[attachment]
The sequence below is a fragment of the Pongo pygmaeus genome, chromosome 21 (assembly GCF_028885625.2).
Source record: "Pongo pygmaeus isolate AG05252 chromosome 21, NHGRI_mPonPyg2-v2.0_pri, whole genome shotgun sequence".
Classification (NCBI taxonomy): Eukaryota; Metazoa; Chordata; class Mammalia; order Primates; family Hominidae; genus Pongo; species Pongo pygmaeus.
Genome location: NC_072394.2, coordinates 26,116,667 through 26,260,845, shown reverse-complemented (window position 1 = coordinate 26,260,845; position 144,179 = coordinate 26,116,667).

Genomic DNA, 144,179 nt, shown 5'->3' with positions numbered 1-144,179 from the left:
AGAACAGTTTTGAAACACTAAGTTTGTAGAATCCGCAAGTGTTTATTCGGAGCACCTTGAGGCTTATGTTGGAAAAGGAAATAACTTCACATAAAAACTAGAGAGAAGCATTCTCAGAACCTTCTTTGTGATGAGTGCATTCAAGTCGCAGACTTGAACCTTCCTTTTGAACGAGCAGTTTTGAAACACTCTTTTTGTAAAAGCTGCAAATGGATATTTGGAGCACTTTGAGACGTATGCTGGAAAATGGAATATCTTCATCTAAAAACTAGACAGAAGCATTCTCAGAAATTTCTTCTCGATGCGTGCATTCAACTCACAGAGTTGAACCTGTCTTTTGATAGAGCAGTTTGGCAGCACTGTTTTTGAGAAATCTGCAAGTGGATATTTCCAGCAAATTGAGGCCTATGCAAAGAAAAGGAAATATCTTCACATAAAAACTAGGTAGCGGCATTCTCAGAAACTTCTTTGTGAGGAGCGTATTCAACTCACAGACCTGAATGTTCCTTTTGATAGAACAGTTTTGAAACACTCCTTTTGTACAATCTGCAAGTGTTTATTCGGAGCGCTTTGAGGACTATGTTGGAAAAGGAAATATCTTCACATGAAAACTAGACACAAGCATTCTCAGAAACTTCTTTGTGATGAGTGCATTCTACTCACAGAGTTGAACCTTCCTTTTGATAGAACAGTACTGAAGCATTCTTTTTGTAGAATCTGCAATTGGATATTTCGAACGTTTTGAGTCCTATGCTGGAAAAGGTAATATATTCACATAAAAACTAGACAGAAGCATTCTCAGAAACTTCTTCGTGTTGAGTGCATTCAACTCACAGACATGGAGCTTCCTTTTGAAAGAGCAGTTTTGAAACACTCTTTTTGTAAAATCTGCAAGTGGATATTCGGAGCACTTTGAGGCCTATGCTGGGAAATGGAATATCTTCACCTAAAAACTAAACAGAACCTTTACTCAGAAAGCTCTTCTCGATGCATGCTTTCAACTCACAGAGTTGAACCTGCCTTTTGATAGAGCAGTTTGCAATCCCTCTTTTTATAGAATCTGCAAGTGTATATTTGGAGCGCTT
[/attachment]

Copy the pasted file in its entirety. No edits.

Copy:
The sequence below is a fragment of the Pongo pygmaeus genome, chromosome 21 (assembly GCF_028885625.2).
Source record: "Pongo pygmaeus isolate AG05252 chromosome 21, NHGRI_mPonPyg2-v2.0_pri, whole genome shotgun sequence".
Classification (NCBI taxonomy): Eukaryota; Metazoa; Chordata; class Mammalia; order Primates; family Hominidae; genus Pongo; species Pongo pygmaeus.
Genome location: NC_072394.2, coordinates 26,116,667 through 26,260,845, shown reverse-complemented (window position 1 = coordinate 26,260,845; position 144,179 = coordinate 26,116,667).

Genomic DNA, 144,179 nt, shown 5'->3' with positions numbered 1-144,179 from the left:
AGAACAGTTTTGAAACACTAAGTTTGTAGAATCCGCAAGTGTTTATTCGGAGCACCTTGAGGCTTATGTTGGAAAAGGAAATAACTTCACATAAAAACTAGAGAGAAGCATTCTCAGAACCTTCTTTGTGATGAGTGCATTCAAGTCGCAGACTTGAACCTTCCTTTTGAACGAGCAGTTTTGAAACACTCTTTTTGTAAAAGCTGCAAATGGATATTTGGAGCACTTTGAGACGTATGCTGGAAAATGGAATATCTTCATCTAAAAACTAGACAGAAGCATTCTCAGAAATTTCTTCTCGATGCGTGCATTCAACTCACAGAGTTGAACCTGTCTTTTGATAGAGCAGTTTGGCAGCACTGTTTTTGAGAAATCTGCAAGTGGATATTTCCAGCAAATTGAGGCCTATGCAAAGAAAAGGAAATATCTTCACATAAAAACTAGGTAGCGGCATTCTCAGAAACTTCTTTGTGAGGAGCGTATTCAACTCACAGACCTGAATGTTCCTTTTGATAGAACAGTTTTGAAACACTCCTTTTGTACAATCTGCAAGTGTTTATTCGGAGCGCTTTGAGGACTATGTTGGAAAAGGAAATATCTTCACATGAAAACTAGACACAAGCATTCTCAGAAACTTCTTTGTGATGAGTGCATTCTACTCACAGAGTTGAACCTTCCTTTTGATAGAACAGTACTGAAGCATTCTTTTTGTAGAATCTGCAATTGGATATTTCGAACGTTTTGAGTCCTATGCTGGAAAAGGTAATATATTCACATAAAAACTAGACAGAAGCATTCTCAGAAACTTCTTCGTGTTGAGTGCATTCAACTCACAGACATGGAGCTTCCTTTTGAAAGAGCAGTTTTGAAACACTCTTTTTGTAAAATCTGCAAGTGGATATTCGGAGCACTTTGAGGCCTATGCTGGGAAATGGAATATCTTCACCTAAAAACTAAACAGAACCTTTACTCAGAAAGCTCTTCTCGATGCATGCTTTCAACTCACAGAGTTGAACCTGCCTTTTGATAGAGCAGTTTGCAATCCCTCTTTTTATAGAATCTGCAAGTGTATATTTGGAGCGCTT